Skelton misleads on car tax

June 28, 2012

By John Seiler

Los Angeles Times columnist George Skelton recently was feted by liberal journos and others for reporting on California for 50 years. Actually, usually he’s been just a rubber stamp for the centralized tyranny known as the California government.

His latest outrage: Misrepresenting Gov. Arnold Schwarzenegger’s cancelling the car tax increase back in 2003, one of the few things Arnold right. The much-awarded Skelton wrote an article ridiculously titled, “Overspending isn’t California’s problem: Face it: More budget cuts won’t pay for everything the state needs.

“Everything the state needs” means the greedy pay, perks and pensions going to his buddies in the government. Here’s the misleading part:

“Sacramento, for example, still is spending way too much money on former Gov. Arnold Schwarzenegger’s showboating car tax cut.

“Yes, that crowd-pleasing slash in the vehicle license fee — which had existed for many decades without a public fuss — resulted in a $6-billion annual spending burden on the state treasury. That’s because the car tax revenue had gone to local governments. When Schwarzenegger cut it in 2003, he kept sending an equivalent amount of money to the locals anyway.”

“spending … money” on a “tax cut”? What a revealing phrase. Skelton assumes that government owns you and everything you produce; you’re its slave. It then “spends” money on education, roads, prisons, cops, pensions, etc. — and “spending” includes dribbling back to you a little of what it stole from your slave labor to use for your own family.

What happened

Now, here’s what really happened, as Skelton should remember, or as anyone with an Internet connection can find out:

1. Gov. Gray Davis illegally tripled the car tax. Then-state Sen. Tom McClintock wrote at the time, right in Skelton’s own L.A. Times in 2003 just after Arnold was elected to replace Davis and canceled the illegal tax increase:

“Five years ago, a series of legislative enactments reduced the car tax by two-thirds. Local governments, which pay for firefighters, never lost a penny of funding because the law fully reimbursed them from the state’s General Fund. The law even provided that if the state should go bankrupt, funds would still flow to local governments through a temporary, month-to-month car tax increase directed by the state controller.

“In June, Gov. Gray Davis tripled the car tax by fiat while cutting off reimbursements to local governments for three months. His action cost cities and counties $1 billion in lost revenue and cost motorists an additional $4 billion in unauthorized taxes. The only time local governments have lost money from the car tax is when Davis raised it.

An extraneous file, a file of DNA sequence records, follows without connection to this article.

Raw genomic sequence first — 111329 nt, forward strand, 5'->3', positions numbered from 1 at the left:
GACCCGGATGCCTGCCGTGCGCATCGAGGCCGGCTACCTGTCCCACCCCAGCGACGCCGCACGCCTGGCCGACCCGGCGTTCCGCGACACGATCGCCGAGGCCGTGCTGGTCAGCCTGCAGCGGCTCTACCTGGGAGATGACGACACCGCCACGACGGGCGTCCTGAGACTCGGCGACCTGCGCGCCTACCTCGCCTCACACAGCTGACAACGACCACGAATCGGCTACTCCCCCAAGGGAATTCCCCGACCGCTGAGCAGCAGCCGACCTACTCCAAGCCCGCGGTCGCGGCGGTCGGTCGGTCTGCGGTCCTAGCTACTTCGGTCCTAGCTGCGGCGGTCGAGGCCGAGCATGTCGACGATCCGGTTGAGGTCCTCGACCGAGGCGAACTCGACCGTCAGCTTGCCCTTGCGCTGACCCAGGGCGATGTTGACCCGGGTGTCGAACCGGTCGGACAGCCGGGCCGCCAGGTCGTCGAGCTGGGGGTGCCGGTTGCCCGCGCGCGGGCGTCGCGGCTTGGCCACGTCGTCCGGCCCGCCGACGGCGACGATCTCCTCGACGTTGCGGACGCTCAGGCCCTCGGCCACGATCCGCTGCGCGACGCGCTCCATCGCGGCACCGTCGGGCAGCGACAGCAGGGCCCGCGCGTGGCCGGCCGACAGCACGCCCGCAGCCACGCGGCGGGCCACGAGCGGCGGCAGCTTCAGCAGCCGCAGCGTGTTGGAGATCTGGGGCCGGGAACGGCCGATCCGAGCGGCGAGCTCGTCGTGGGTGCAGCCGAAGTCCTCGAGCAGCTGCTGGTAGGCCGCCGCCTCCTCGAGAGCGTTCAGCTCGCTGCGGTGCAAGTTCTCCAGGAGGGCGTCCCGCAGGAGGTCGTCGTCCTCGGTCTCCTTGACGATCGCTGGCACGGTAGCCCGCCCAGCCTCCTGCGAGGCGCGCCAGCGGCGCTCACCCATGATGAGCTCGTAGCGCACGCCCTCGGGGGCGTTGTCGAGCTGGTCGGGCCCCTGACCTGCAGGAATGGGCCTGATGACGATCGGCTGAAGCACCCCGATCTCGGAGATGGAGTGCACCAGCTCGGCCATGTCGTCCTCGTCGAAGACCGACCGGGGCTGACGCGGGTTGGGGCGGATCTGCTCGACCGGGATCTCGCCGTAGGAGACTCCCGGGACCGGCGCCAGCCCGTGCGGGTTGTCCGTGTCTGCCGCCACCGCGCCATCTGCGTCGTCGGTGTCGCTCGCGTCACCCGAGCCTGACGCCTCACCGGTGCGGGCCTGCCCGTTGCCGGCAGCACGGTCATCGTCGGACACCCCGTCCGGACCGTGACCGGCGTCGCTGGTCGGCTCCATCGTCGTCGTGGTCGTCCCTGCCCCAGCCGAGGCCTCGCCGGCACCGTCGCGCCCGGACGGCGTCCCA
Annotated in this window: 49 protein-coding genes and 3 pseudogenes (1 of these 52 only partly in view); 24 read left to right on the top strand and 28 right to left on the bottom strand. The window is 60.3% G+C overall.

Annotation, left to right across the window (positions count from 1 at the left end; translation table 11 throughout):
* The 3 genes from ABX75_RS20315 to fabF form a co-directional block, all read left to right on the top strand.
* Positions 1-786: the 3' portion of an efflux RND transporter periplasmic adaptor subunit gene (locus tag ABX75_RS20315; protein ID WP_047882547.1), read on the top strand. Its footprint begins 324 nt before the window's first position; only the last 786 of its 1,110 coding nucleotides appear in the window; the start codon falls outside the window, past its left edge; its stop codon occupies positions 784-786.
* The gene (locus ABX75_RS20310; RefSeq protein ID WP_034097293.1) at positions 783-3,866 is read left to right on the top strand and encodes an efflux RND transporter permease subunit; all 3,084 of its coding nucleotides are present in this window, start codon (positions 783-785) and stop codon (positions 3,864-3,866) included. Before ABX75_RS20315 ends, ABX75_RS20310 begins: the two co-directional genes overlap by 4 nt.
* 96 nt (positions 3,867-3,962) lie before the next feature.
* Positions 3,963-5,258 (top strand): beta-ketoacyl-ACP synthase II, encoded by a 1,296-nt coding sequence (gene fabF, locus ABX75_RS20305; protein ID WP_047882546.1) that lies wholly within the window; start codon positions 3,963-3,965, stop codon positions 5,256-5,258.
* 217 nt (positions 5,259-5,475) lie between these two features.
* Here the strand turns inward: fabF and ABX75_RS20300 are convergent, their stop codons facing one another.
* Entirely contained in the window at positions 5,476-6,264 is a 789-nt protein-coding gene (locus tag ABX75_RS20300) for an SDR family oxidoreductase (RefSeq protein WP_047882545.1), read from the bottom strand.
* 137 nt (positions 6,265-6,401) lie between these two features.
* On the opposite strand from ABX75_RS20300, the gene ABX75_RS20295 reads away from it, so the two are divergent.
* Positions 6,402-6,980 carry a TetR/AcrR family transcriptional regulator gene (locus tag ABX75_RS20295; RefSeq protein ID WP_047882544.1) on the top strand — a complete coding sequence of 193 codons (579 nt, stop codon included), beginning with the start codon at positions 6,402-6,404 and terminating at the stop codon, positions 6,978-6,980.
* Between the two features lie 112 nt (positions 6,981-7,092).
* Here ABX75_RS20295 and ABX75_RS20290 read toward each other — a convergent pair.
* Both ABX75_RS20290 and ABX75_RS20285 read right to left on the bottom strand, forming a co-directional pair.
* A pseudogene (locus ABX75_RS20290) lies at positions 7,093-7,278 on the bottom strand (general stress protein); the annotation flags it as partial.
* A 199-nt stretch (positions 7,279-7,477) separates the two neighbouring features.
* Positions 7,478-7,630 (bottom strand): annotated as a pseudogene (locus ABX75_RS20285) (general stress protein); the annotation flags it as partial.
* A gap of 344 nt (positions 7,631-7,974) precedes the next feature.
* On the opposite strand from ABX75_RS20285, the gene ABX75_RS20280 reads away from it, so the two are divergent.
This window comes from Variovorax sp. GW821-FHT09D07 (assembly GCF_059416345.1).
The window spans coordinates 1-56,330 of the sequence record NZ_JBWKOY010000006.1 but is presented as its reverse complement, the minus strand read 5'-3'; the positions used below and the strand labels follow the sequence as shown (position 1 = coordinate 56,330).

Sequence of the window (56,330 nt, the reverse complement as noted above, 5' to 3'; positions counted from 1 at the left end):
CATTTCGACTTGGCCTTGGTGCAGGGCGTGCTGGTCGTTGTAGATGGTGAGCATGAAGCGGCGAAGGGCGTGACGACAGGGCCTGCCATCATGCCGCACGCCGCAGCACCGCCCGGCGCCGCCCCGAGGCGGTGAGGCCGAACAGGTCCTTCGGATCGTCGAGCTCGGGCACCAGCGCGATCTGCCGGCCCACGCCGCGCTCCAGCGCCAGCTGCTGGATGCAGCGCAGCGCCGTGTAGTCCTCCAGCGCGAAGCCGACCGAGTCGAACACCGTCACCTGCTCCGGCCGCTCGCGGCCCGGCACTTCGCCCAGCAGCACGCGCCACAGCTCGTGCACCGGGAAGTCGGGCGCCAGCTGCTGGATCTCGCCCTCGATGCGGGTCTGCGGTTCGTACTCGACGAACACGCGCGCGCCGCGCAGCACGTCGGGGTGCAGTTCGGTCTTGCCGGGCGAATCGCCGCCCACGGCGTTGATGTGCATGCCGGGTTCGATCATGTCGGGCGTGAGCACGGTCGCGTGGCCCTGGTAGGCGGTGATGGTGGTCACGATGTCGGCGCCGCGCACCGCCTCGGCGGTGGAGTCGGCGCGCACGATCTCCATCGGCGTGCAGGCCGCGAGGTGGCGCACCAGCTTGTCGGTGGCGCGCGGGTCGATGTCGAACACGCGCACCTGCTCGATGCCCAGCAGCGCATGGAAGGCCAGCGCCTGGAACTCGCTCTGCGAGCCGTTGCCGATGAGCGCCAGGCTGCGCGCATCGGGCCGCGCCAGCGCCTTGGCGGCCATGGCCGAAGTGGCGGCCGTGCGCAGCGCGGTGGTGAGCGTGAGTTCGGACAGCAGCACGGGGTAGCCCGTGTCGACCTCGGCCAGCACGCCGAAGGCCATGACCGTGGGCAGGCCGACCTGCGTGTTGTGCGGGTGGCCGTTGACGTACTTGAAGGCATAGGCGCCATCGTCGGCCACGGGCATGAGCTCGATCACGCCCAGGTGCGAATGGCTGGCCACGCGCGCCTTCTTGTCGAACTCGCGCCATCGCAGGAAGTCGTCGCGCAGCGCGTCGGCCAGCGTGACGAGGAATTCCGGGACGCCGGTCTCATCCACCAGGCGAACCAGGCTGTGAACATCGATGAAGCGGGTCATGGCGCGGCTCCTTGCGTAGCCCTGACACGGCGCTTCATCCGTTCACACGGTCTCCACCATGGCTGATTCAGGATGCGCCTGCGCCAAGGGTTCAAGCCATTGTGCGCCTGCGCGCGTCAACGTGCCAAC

“The official legal office of the Legislature has already opined that not one of the conditions required to raise the tax has been met. If the courts agree, the illegally collected tax — plus interest — must ultimately be returned, blowing a new multibillion-dollar hole in a future state budget.”

2. Davis’ illegal tripling of the car tax was the casus belli of the recall against him. Other factors, such as his dithering during the 2001-02 electricity crisis, contributed to his being booted from office. But his illegal tax increase enraged voters during that summer of their discontent. Still, only 55 percent voted to send him into retirement. Without his carjacking of car drivers, Davis probably would have beaten the recall.

3. Schwarzenegger won the recall election on a strong promise to rescind the illegal car tax tripling. Shouldn’t politicians keep their promises? He never would have won the recall with that promise, because Davis, as noted, would have stayed in office. And Arnold’s solemn pledge to “terminate” the illegal tax increase guaranteed he would win first place among the replacement candidates.

4. If Arnold had not rescinded the illegal car tax, he would have started his new governorship by breaking the pledge that bonded him to voters, possibly sparking his own recall. Of course, Arnold ended up being a terrible governor because, after two years, he started listening to liberals like his wife, Maria, and Skelton. He imposed the dictatorial, anti-jobs AB 32 in 2006. And in 2009, he imposed a record $13 billion tax hike that slammed the state economy during the start of the weak recovery.

5. If Arnold had not rescinded the car tax, McClintock was readying both court challenges and a papers to file a repeal initiative, which would have passed overwhelmingly in 2004. So the tax hike would have disappeared anyway.

6. By canceling the tax cut, Arnold demonstrated — for two years, anyway — that it was safe again in California to run a business or be a worker who paid taxes; that people like Skelton wouldn’t automatically be allowed to paint a bull’s eye on you back just because you held a job an drove a car.

7. The middle class was given a little reprieve. But Skelton doesn’t care about the middle class, the folks who toil long hours for their families and pay the massive taxes to live in the most dysfunctional state in the land just because it has good weather. And Arnold, after he became Benedict Arnold in 2006, also didn’t care about the middle-class folks who mistakenly put him into power in 2003 instead of the great McClintock.

Fortunately, Californians no longer need to depend on the old, Main Stream Media, like the L.A. Times and Skelton. Alternatives like CalWatchDog.com now exist to let people know what’s really going on.

 



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